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The Government first announced design, build, manage and finance PFI projects for prisons in 1993. One of the attractive elements was the prospect of a 25 year contract with a secure income from the public sector. From the outset it was important for Securicor to be involved with the development of the PFI concept. In order to do so, it investigated best-practice in prison design and operation by looking at prisons within the UK, Holland and the USA.

Securicor led a consortium of companies, each with its own expertise, to tender for HMP Parc. For example, specialist prison designers from the USA were called in to assist in the design of the prison. The bid included elements that would bring innovation to prison design and operation such as IT systems that would integrate security, control, prisoner management and management reporting systems for the first time in the UK. After successful selection by the government, The Consortium created a special company called Bridgend Custodial Services to protect the interests of the consortium members over 25 years and manage the investment. The consortium comprised:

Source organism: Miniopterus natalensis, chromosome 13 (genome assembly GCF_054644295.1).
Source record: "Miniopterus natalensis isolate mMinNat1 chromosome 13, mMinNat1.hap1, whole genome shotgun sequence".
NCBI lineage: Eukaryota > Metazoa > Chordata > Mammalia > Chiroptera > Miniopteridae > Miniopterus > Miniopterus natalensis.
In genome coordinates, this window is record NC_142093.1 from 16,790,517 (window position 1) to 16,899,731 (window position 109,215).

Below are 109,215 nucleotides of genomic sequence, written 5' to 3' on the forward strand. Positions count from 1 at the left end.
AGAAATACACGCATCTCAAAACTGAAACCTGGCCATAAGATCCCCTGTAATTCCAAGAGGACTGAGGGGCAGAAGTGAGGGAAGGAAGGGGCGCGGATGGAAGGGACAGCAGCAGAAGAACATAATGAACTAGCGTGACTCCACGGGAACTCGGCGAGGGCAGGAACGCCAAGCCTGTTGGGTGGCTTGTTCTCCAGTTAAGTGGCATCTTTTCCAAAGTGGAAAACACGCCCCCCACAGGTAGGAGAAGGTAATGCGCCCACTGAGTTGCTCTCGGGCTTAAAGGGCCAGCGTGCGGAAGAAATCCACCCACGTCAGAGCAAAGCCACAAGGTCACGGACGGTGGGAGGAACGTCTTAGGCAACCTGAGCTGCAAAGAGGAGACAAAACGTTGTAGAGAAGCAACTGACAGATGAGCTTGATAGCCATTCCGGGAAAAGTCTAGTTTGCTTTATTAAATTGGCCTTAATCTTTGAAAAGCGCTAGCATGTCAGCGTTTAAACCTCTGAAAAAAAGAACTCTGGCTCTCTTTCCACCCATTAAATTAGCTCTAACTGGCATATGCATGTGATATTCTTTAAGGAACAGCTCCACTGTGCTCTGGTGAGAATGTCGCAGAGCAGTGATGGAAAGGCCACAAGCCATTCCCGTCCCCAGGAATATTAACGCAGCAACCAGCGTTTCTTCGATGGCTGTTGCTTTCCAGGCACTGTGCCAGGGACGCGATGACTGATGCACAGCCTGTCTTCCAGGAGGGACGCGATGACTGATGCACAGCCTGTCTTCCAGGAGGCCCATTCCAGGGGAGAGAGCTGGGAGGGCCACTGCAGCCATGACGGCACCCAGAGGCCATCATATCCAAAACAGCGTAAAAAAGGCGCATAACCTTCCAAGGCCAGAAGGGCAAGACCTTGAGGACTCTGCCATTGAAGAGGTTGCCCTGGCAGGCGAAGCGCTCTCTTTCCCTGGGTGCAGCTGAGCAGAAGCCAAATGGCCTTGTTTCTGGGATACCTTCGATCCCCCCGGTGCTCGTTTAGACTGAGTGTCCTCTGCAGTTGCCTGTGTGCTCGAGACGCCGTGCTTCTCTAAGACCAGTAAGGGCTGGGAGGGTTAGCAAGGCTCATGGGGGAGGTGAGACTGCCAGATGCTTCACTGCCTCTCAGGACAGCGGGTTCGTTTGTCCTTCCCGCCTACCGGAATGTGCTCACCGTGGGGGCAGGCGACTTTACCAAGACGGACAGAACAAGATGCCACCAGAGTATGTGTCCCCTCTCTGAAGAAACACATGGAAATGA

• Securicor
  • Costain
  • Skanska
  • WS Atkins
  • Seifert Architects

Financial support for the investment came from NatWest Bank as the lead arranger and other lenders such as Lloyds, Credit Agricole and the Bank of Scotland supported this. Work on the site began in December 1995, and in November 1997 the prison received its first prisoners.

Risk transfer

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Risk occurs where the future outcomes of current actions are unknown. Planning highlights the risks associated with a project. It is important to ensure that the expected financial return adequately compensates for the risks involved, though this can be difficult with a long-term investment like a prison. The likelihood of such risks materialising can be estimated, based upon knowledge of both past and current events. One of the problems of these early PFIs was that there was little past or current evidence as these types of projects had not been undertaken before within the UK.